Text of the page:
Flaw in Amazon Ring Android app could allow hackers to access camera footage – Has a patch been released?
After Amazon-owned Ring had the opportunity to quietly patch a flaw in May, Checkmarx reported the bug that could watch a customer’s recorded camera footage.
Checkmarx discovered a security flaw in Amazon’s Ring app
Security researchers discovered a method to view video from a user’s Ring security camera earlier this year by breaking into the service’s Android app.
After Amazon-owned Ring had a chance to secretly fix the issue in May, cybersecurity firm Checkmarx disclosed the bug on August 18.
Specifically, the “com.ringapp/com.ring.nh.deeplink.DeepLinkActivity” process in the Android app for Ring cameras was vulnerable. This process was accessible to other Android apps running on the same device. This allowed malware to access the Ring app after being installed on the same Android phone.
The ability to view footage recorded by a customer’s camera could have enabled a wide variety of nefarious activities, from extortion to data theft, given that the Ring Android app has over 10 million downloads and is used by people all over the world.
Further study revealed that they could execute the assault, according to Checkmarx researchers. As long as the intent’s target URI included the string “/better-neighborhoods/”, Ring’s Android app would “accept, load, and run web content from any server,” the company said. in a blog post.
The Checkmarx proof-of-concept attack loads a webpage configured to access and steal an authorization token for the Ring service via a malicious Android app. The customer’s personal information, including full name, email address, and phone number, as well as data from their Ring device, including geolocation, address, and records, can then be extracted to using this token using the Ring APIs.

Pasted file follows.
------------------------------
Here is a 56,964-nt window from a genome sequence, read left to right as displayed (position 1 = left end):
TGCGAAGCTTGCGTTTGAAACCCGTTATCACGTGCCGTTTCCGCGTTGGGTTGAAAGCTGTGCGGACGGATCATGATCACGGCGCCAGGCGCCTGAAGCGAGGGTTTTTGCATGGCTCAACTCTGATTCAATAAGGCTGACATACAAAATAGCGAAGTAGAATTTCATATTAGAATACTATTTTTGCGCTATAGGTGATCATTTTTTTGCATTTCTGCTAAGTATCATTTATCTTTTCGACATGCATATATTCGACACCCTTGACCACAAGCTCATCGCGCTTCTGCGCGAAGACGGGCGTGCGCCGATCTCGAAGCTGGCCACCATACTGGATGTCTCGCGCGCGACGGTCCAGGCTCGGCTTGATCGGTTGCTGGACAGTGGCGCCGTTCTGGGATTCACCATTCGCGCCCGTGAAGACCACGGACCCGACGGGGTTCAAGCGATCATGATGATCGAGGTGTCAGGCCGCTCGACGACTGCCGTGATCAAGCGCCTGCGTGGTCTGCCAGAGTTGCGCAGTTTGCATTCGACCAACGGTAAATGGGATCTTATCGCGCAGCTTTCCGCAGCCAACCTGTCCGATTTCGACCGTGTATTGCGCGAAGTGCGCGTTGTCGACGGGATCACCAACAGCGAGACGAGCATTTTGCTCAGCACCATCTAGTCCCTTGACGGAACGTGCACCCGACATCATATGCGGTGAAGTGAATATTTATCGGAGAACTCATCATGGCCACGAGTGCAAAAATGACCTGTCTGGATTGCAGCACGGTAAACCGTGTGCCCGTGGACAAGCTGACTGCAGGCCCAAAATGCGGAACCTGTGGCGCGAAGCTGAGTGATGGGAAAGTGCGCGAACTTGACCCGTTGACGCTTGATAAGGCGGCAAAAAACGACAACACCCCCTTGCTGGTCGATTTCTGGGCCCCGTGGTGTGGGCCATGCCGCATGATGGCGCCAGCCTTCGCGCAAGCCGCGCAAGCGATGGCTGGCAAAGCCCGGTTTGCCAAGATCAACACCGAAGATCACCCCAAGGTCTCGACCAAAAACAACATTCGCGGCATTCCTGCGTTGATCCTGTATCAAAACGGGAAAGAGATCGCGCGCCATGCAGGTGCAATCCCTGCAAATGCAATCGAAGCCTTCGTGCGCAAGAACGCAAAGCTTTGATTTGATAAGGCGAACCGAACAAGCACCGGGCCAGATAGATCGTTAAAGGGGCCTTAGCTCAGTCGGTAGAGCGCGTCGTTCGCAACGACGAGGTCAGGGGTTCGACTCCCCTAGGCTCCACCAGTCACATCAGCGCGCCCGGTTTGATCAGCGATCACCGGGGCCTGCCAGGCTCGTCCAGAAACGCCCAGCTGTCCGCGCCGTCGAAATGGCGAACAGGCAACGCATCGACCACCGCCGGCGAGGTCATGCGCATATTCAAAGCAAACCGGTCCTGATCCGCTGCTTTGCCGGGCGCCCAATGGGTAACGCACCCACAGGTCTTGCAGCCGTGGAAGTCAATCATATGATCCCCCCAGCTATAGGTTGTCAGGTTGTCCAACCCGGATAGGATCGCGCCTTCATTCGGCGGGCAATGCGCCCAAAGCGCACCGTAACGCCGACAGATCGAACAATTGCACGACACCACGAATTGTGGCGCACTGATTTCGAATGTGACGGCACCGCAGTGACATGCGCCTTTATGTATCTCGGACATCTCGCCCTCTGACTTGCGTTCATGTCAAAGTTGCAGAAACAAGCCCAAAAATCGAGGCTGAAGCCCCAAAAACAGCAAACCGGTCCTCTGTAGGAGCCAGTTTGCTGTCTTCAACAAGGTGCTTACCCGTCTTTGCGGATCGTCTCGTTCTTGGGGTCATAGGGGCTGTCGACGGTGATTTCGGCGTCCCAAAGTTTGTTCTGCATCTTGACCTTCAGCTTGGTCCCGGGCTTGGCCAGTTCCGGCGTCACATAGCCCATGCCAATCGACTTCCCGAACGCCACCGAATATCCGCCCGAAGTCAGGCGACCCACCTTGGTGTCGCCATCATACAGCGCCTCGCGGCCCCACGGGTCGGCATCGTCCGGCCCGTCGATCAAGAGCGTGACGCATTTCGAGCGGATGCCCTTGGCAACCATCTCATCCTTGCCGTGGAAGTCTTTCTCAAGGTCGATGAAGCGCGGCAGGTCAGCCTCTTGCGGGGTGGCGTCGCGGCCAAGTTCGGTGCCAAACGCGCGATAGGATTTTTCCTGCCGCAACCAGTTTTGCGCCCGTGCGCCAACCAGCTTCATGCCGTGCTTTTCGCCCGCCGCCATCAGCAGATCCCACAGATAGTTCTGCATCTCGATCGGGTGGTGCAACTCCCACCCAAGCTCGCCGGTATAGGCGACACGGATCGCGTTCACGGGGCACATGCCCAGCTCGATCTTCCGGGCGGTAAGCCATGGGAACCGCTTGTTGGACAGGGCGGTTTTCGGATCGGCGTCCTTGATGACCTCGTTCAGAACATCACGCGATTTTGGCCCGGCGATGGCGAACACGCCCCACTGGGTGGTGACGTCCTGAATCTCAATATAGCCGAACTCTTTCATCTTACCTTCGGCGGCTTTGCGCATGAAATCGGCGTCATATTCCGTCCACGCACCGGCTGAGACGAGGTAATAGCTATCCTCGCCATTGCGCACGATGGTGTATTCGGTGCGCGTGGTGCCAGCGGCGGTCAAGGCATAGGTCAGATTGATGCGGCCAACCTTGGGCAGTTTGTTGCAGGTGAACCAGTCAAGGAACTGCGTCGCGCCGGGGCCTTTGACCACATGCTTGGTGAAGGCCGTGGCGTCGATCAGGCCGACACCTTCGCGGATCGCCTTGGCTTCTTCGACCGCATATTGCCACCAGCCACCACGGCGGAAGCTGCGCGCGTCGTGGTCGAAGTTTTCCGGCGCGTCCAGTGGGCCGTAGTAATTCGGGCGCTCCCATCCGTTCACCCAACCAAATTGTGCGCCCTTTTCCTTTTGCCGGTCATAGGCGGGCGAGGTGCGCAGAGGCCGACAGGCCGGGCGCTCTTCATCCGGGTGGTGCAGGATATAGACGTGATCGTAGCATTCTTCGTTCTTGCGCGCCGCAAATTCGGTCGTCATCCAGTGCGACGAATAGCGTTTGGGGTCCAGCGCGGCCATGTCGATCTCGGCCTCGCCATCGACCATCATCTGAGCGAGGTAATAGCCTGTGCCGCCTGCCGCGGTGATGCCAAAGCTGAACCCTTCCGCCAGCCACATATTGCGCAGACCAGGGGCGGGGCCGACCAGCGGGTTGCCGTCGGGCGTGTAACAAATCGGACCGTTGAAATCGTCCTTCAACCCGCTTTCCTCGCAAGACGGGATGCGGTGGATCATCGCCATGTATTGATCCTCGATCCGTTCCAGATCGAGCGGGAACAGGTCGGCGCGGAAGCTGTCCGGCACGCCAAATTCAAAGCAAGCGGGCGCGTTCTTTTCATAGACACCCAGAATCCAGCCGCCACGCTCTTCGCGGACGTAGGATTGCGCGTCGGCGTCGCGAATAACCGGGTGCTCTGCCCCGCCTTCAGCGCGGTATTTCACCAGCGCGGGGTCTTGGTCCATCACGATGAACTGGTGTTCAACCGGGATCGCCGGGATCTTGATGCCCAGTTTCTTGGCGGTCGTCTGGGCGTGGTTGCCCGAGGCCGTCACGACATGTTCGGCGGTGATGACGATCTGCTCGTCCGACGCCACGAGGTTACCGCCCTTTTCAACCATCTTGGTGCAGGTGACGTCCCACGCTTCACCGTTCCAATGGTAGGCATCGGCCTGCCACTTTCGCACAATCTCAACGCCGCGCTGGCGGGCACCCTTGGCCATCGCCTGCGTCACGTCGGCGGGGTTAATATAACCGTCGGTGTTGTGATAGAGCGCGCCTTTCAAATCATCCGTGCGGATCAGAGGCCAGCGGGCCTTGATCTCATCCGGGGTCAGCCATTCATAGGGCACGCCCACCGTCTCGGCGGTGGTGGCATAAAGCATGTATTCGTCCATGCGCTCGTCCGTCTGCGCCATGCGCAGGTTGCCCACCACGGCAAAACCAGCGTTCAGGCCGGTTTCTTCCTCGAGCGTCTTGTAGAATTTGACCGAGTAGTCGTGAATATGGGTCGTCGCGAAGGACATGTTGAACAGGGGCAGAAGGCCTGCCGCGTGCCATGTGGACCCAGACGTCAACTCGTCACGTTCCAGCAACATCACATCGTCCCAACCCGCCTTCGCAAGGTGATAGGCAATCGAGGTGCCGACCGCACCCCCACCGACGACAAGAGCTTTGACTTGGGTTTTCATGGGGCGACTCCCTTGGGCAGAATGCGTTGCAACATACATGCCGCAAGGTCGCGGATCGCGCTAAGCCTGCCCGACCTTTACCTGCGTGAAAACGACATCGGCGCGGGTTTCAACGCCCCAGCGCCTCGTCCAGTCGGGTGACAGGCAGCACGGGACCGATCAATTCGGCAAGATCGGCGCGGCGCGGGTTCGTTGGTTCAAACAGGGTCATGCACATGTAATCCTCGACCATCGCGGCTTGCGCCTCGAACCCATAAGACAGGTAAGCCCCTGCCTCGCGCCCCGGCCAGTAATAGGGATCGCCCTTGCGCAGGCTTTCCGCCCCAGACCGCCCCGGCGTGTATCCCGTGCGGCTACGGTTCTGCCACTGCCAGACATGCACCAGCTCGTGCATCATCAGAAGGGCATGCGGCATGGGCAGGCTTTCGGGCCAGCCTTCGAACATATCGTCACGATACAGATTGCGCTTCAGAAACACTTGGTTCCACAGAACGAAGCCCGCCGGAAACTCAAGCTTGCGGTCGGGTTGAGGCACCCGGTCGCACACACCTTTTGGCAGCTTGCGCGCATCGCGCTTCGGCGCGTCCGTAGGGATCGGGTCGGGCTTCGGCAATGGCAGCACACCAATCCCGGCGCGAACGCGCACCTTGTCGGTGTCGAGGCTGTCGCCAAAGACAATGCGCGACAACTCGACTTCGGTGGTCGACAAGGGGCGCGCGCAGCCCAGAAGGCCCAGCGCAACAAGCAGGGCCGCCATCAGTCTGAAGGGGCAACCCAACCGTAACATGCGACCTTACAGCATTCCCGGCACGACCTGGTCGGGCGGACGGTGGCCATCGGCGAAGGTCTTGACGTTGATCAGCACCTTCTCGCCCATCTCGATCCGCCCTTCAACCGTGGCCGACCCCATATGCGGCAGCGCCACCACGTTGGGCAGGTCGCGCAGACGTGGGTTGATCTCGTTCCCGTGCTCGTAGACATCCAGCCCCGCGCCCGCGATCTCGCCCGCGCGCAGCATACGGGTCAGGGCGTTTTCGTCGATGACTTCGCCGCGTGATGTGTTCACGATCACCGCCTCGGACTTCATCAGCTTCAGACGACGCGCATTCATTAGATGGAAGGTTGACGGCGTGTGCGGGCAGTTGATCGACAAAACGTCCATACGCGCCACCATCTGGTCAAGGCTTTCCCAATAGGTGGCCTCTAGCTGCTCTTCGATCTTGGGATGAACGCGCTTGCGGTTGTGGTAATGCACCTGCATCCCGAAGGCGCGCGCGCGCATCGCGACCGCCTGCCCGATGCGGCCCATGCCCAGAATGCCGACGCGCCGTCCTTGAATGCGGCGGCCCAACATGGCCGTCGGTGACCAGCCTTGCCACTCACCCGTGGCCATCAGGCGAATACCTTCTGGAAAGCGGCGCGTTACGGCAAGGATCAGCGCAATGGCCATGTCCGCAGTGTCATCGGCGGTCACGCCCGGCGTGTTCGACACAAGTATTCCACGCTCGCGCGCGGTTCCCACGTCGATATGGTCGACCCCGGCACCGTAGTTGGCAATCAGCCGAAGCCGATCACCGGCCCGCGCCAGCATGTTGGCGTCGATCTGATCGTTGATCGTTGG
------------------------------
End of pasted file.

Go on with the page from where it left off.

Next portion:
The attack cannot infect Ring-enabled Android phones. If a hacker is successful, confidential information may be exposed. Checkmarx researchers also revealed how an attacker could use Amazon’s Rekognition machine vision technology to analyze Ring customer videos for private information.
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Amazon-owned companies are developing a TV program using Ring Doorbell and Smart Home Camera videos.
Ring and Hollywood studio MGM, two Amazon-owned companies, are collaborating to produce a television program in the style of “America’s Funniest Home Videos” using Ring’s popular doorbell video and smart home cameras.
Wanda Sykes, actress and comedian, will host the half-hour show “Ring Nation,” which will debut in syndication on September 26.
The studio warned viewers to expect to see typical viral fare, like marriage proposals, neighbors helping neighbors and hilarious animals.
The show shows how Amazon’s many business units are working together, this time to showcase what MGM said are fascinating happenings from different American neighborhoods.
According to Robert Passikoff, CEO of brand intelligence company Brand Keys, “You have an organization that has two juggernauts that just figured out how to use one against the other.” Compared to written films or TV shows, he noted that a reality series using Ring video would likely be less expensive to make.
The program provides a branding opportunity for the Seattle-based e-commerce and retail giant, which acquired Ring in 2018 for $1 billion and had to address several privacy issues related to the app and its interactions with the country’s law enforcement agencies.
Amazon said last month that it had sent Ring doorbell images to law enforcement 11 times this year without user consent, all in response to emergency requests, the company said.
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